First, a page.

Dogs were chosen as saliva donors because a large quantity of
saliva could be obtained for testing against several pathogens.
Additionally, we had access to a repository of bacteria isolated
from dog wounds.
The saliva donors were 46 gonadally intact male dogs and 42
female dogs that were in anestrus or ovariohysterectomized at the
time of saliva collection. The donors were of mixed breeding,
weighing a mean of 21.4 kg.
The procedures used for collecting saliva for dogs were
modified from those previously utilized in collecting saliva from
rats (2, 14, 15, 24). The subjects were anesthetized with sodium
thiamylal. At the time of anesthetization subjects were injected
with pilocarpine (0.02 mg/kg, SC) for cholinergic stimulation of
saliva. Saliva was collected by means of a funnel suspended below
the oral cavity and, after 5-10 rain, 20-25 ml of saliva was
collected. Atropine (0.1 ml/kg SC) was given after the specified
amount of saliva was obtained to counteract the effect of the
pilocarpine. Immediately after each collection procedure the saliva
from 6-8 dogs of the same sex was pooled and frozen. At a later
date this saliva was thawed, centrifuged at 10,000 rpm for 15 min,
sterilized by passage through a 0.45 tx millipore filter, frozen at
and then lyophilized and stored at 5°C until reconstituted
and used in the tests. Given that the saliva collected by use of
pilocarpine was dilute, the sterilized saliva used for the bacterio-
logical tests was reconstituted to only 5 percent of the original
Selection of Bacteria
One pathogen chosen for testing was E. coli because of its role
in coliform enteritis of newborn animals. Another organism
chosen was the 13-hemolytic S. canis because in neonatal puppies,
B-hemolytic streptococcus, along with E. coli, is a predominant
organism involved in septicemia (11,17). To address the question
of whether saliva is bactericidal for some common wound con-
taminants, we conducted a survey of bacterial isolates from dog
wounds as cataloged in a bacterial repository. The repository
consisted of stored and cataloged bacteria which had been isolated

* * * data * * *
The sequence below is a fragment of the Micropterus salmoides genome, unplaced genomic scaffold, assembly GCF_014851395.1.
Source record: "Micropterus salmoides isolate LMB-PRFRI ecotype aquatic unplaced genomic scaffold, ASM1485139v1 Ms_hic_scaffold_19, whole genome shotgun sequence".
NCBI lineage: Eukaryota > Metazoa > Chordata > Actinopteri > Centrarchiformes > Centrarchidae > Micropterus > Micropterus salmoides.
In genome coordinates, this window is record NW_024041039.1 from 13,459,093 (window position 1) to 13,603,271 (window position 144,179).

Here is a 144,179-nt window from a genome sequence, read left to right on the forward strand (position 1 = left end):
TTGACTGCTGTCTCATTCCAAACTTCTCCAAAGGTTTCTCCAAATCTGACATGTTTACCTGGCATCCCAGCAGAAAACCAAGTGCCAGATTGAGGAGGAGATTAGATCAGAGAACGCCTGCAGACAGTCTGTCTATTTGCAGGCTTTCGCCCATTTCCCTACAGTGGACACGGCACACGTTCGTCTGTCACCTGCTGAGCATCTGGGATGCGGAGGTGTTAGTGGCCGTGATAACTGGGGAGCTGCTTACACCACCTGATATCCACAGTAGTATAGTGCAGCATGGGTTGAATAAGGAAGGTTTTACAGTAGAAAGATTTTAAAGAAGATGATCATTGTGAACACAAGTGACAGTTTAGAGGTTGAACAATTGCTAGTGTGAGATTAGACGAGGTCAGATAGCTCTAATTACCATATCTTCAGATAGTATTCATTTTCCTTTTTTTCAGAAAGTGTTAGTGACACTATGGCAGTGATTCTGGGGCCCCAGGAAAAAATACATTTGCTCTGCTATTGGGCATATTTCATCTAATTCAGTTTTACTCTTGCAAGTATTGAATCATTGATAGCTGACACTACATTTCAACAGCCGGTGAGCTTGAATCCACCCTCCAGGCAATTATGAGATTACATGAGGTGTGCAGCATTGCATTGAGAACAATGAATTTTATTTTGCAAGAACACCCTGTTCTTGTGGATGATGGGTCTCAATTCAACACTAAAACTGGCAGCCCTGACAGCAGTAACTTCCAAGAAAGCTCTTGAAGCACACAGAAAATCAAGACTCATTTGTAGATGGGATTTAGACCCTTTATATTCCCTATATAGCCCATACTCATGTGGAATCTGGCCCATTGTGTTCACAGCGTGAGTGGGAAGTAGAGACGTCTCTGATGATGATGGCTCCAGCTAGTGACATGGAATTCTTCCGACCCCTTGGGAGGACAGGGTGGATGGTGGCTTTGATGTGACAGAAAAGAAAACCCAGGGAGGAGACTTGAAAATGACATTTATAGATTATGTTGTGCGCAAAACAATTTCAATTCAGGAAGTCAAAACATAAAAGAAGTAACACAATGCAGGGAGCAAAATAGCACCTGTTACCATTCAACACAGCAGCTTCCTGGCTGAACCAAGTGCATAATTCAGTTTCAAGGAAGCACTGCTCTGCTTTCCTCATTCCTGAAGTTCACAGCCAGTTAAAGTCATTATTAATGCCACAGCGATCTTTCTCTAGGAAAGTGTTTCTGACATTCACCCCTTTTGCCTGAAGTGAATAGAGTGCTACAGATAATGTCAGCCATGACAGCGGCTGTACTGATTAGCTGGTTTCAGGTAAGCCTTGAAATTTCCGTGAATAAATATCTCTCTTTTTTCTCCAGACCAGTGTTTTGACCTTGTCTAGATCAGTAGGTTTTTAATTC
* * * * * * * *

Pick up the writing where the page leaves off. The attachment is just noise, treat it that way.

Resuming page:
and identified over a period of years from open wounds of 87 dogs
(Table 1). The two most frequently isolated aerobic wound
contaminants, coagulase positive staphylococcus (either Staphylo-
coccus intermedius or S. aureus) and Pseudomonas aeruginosa,
were chosen as the other test bacteria. The choice of E. coli, S.
canis, coagulase positive staphylococcus and P. aeruginosa re-
sulted in 2 Gram positive and 2 Gram negative bacteria (E. coli, P.
aeruginosa representing Gram negative and staphylococcus, S.
canis representing Gram positive). The particular test bacterium
chosen was one of the wound isolates for each of the different
species of bacteria.
Testing for Bactericidal Effects of Saliva
Each of the organisms selected for study was inoculated into
PERCENT OF AEROBIC BACTERIA CULTURED FROM CANINE WOUNDS
Organism Percent of
Genus Species Wounds
Acinetobacter calcoaceticus 2.3
Actinomyces viscosus 3.5
Aeromonas species 1.2
Aeromonas hydrophilia 1.2
Bacillus species 2.3
Corynebacterium species 4.6
Eikenella corrodens 1.2
Enterobacter species 1.2
Enterobacter aerogenes 2.3
Enterobacter agglomerans 1.2
Enterobacter sakazakii 1.2
Escherichia coli 17.2
Microeoccus species 1.2
Moraxella species 1.2
Mycobacterium phlei 1.2
Pasteurella species 3.5
Pasteurella pneumotropica 1.2
Proteus species 2.3
Proteus mirabilis 3.5
Pseudomonas aeruginosa 18. 4
Serratia marcescens 1.2
Staphylococcus coagul, pos. species
Staphylococcus species 4.7
Streptococcus species 1.2
Streptococcus canis 9.2
Streptococcus faecalis 2.3
Streptococcus faecium 2.3
Streptococcus agglactiae 5.8
Streptococcus viridans 1.2
Streptococcus zymogenes 1.2
brain-heart infusion broth and incubated for 18-24 hr to achieve
maximum growth in the broth solution. Aliquots of this stock
broth were then frozen for future tests. The procedure for
quantitatively estimating the bactericidal effect of saliva was
similar to that used previously (14). This involved serial dilution
of the stock nutrient broth of each organism from 10 - 1 to 10-9 in
brain-heart infusion broth. At this time 0.1 ml aliquots of each
dilution were uniformly applied to washed bovine blood agar
plates to determine organism concentrations in the stock culture.
Colonies were counted after 18-24 hr of incubation. At the same
time, aliquots of 0.1 ml were taken from each of the bacterial
serial dilutions and 0.06 ml of 5 percent reconstituted saliva in
sterile water was added. The mixture was incubated at 37°C for
hours. An equal amount of sterile isotonic saline was added
to 0.1 ml aliquots of each bacterial serial dilution to serve as
control. Following incubation with saliva, 0.01 ml from each
serial dilution tube was uniformly applied to washed bovine blood
agar plates, and the plates incubated for 18-24 hr. The number of
bacteria killed was estimated by comparing number of colonies
with the number expected at that dilution from counts on stock
cultures. A plate with less than 10 colonies was counted as having
no growth. Two replications for each of 5 trials with each species
of bacteria were conducted separately for male and for female
ANTIBACTERIAL EFFECTS OF SALIVA 385
Psaudomonas Escharichia Staphylococcus
aeruginosa coil cans
I I t
I r~z,;~l I
i I ~_////~i i
z I ~//Az i I P'/J~
i I ~'///At i I
Saline Male Female Saline Male Female Saline Male Female Saline Male Female
FIG. 1. Estimated mean number of bacteria killed ( ___ SEM) by 0.6 ml of
5 percent reconstituted saliva. Saline control killed no bacteria of any of
the bacterial species.
In pilot studies phenylephrine (0.3 mg/kg, SC) was given to
anesthetized dogs for adrenergic stimulation of saliva. Saliva was